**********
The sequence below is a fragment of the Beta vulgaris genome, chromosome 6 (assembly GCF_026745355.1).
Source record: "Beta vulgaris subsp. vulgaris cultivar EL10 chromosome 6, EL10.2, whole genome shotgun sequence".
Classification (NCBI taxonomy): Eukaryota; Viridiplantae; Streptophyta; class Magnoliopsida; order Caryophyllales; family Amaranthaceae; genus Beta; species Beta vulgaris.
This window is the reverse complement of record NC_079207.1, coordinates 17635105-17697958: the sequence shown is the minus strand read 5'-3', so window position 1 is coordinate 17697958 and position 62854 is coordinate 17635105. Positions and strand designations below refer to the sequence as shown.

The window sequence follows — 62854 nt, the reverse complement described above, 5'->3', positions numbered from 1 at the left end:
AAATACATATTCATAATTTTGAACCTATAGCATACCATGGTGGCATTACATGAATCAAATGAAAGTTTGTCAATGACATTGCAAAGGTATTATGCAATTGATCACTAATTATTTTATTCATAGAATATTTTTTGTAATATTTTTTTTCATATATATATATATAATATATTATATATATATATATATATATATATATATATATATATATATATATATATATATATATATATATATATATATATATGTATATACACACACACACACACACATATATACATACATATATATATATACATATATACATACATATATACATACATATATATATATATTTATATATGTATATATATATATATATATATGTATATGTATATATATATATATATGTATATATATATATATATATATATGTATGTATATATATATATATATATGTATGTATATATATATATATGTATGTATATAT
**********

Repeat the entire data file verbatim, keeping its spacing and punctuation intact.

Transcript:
The sequence below is a fragment of the Beta vulgaris genome, chromosome 6 (assembly GCF_026745355.1).
Source record: "Beta vulgaris subsp. vulgaris cultivar EL10 chromosome 6, EL10.2, whole genome shotgun sequence".
Classification (NCBI taxonomy): Eukaryota; Viridiplantae; Streptophyta; class Magnoliopsida; order Caryophyllales; family Amaranthaceae; genus Beta; species Beta vulgaris.
This window is the reverse complement of record NC_079207.1, coordinates 17635105-17697958: the sequence shown is the minus strand read 5'-3', so window position 1 is coordinate 17697958 and position 62854 is coordinate 17635105. Positions and strand designations below refer to the sequence as shown.

The window sequence follows — 62854 nt, the reverse complement described above, 5'->3', positions numbered from 1 at the left end:
AAATACATATTCATAATTTTGAACCTATAGCATACCATGGTGGCATTACATGAATCAAATGAAAGTTTGTCAATGACATTGCAAAGGTATTATGCAATTGATCACTAATTATTTTATTCATAGAATATTTTTTGTAATATTTTTTTTCATATATATATATATAATATATTATATATATATATATATATATATATATATATATATATATATATATATATATATATATATATATATATATATATATGTATATACACACACACACACACACATATATACATACATATATATATATACATATATACATACATATATACATACATATATATATATATTTATATATGTATATATATATATATATATATGTATATGTATATATATATATATATGTATATATATATATATATATATATGTATGTATATATATATATATATATGTATGTATATATATATATATGTATGTATATAT